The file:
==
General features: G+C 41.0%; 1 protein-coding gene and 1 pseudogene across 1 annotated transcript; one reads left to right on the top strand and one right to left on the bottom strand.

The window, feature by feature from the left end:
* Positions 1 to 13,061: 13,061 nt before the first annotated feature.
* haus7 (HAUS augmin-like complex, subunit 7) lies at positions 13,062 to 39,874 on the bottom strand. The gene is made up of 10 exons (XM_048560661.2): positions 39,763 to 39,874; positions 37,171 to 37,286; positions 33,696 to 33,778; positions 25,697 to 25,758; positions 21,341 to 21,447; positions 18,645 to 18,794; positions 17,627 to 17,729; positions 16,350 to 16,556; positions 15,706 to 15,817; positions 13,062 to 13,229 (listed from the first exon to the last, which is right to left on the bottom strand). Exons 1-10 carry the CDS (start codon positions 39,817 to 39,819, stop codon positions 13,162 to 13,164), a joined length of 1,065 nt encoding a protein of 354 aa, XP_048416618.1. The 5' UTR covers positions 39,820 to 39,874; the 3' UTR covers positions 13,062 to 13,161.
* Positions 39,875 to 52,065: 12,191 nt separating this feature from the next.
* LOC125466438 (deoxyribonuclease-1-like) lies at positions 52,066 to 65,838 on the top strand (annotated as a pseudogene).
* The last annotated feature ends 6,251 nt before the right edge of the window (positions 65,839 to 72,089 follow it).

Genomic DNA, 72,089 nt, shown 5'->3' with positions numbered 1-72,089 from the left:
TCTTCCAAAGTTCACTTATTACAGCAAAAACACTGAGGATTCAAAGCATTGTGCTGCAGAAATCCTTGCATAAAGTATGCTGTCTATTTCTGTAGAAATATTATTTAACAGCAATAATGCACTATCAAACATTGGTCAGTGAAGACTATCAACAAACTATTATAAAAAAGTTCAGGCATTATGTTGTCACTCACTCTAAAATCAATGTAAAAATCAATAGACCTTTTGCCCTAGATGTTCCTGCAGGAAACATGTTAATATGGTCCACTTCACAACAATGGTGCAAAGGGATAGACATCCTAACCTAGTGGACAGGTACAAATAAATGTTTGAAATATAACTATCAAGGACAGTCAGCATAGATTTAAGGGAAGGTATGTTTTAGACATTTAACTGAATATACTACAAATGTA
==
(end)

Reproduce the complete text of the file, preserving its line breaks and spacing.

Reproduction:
General features: G+C 41.0%; 1 protein-coding gene and 1 pseudogene across 1 annotated transcript; one reads left to right on the top strand and one right to left on the bottom strand.

The window, feature by feature from the left end:
* Positions 1 to 13,061: 13,061 nt before the first annotated feature.
* haus7 (HAUS augmin-like complex, subunit 7) lies at positions 13,062 to 39,874 on the bottom strand. The gene is made up of 10 exons (XM_048560661.2): positions 39,763 to 39,874; positions 37,171 to 37,286; positions 33,696 to 33,778; positions 25,697 to 25,758; positions 21,341 to 21,447; positions 18,645 to 18,794; positions 17,627 to 17,729; positions 16,350 to 16,556; positions 15,706 to 15,817; positions 13,062 to 13,229 (listed from the first exon to the last, which is right to left on the bottom strand). Exons 1-10 carry the CDS (start codon positions 39,817 to 39,819, stop codon positions 13,162 to 13,164), a joined length of 1,065 nt encoding a protein of 354 aa, XP_048416618.1. The 5' UTR covers positions 39,820 to 39,874; the 3' UTR covers positions 13,062 to 13,161.
* Positions 39,875 to 52,065: 12,191 nt separating this feature from the next.
* LOC125466438 (deoxyribonuclease-1-like) lies at positions 52,066 to 65,838 on the top strand (annotated as a pseudogene).
* The last annotated feature ends 6,251 nt before the right edge of the window (positions 65,839 to 72,089 follow it).

Genomic DNA, 72,089 nt, shown 5'->3' with positions numbered 1-72,089 from the left:
TCTTCCAAAGTTCACTTATTACAGCAAAAACACTGAGGATTCAAAGCATTGTGCTGCAGAAATCCTTGCATAAAGTATGCTGTCTATTTCTGTAGAAATATTATTTAACAGCAATAATGCACTATCAAACATTGGTCAGTGAAGACTATCAACAAACTATTATAAAAAAGTTCAGGCATTATGTTGTCACTCACTCTAAAATCAATGTAAAAATCAATAGACCTTTTGCCCTAGATGTTCCTGCAGGAAACATGTTAATATGGTCCACTTCACAACAATGGTGCAAAGGGATAGACATCCTAACCTAGTGGACAGGTACAAATAAATGTTTGAAATATAACTATCAAGGACAGTCAGCATAGATTTAAGGGAAGGTATGTTTTAGACATTTAACTGAATATACTACAAATGTA